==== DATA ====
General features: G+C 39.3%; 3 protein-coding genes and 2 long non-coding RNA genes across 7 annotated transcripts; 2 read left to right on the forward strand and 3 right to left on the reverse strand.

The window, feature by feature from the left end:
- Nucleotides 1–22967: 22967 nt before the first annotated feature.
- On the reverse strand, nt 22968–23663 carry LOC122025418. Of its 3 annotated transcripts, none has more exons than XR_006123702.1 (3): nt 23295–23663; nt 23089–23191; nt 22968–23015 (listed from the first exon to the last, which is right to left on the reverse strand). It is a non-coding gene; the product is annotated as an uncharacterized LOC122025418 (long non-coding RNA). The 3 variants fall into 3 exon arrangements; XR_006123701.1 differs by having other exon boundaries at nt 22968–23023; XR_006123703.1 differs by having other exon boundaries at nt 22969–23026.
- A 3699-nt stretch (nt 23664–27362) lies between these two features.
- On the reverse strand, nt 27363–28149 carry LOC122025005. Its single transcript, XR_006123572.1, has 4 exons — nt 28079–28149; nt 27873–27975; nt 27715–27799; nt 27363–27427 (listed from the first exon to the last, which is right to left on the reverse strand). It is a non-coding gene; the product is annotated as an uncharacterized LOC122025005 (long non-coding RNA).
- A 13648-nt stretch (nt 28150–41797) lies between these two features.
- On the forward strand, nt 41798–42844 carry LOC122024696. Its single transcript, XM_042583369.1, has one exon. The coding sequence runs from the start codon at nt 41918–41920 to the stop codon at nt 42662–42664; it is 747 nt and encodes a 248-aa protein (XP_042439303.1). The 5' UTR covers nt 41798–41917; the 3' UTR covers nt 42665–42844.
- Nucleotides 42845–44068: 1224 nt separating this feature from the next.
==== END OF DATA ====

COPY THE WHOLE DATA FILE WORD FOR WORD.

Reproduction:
General features: G+C 39.3%; 3 protein-coding genes and 2 long non-coding RNA genes across 7 annotated transcripts; 2 read left to right on the forward strand and 3 right to left on the reverse strand.

The window, feature by feature from the left end:
- Nucleotides 1–22967: 22967 nt before the first annotated feature.
- On the reverse strand, nt 22968–23663 carry LOC122025418. Of its 3 annotated transcripts, none has more exons than XR_006123702.1 (3): nt 23295–23663; nt 23089–23191; nt 22968–23015 (listed from the first exon to the last, which is right to left on the reverse strand). It is a non-coding gene; the product is annotated as an uncharacterized LOC122025418 (long non-coding RNA). The 3 variants fall into 3 exon arrangements; XR_006123701.1 differs by having other exon boundaries at nt 22968–23023; XR_006123703.1 differs by having other exon boundaries at nt 22969–23026.
- A 3699-nt stretch (nt 23664–27362) lies between these two features.
- On the reverse strand, nt 27363–28149 carry LOC122025005. Its single transcript, XR_006123572.1, has 4 exons — nt 28079–28149; nt 27873–27975; nt 27715–27799; nt 27363–27427 (listed from the first exon to the last, which is right to left on the reverse strand). It is a non-coding gene; the product is annotated as an uncharacterized LOC122025005 (long non-coding RNA).
- A 13648-nt stretch (nt 28150–41797) lies between these two features.
- On the forward strand, nt 41798–42844 carry LOC122024696. Its single transcript, XM_042583369.1, has one exon. The coding sequence runs from the start codon at nt 41918–41920 to the stop codon at nt 42662–42664; it is 747 nt and encodes a 248-aa protein (XP_042439303.1). The 5' UTR covers nt 41798–41917; the 3' UTR covers nt 42665–42844.
- Nucleotides 42845–44068: 1224 nt separating this feature from the next.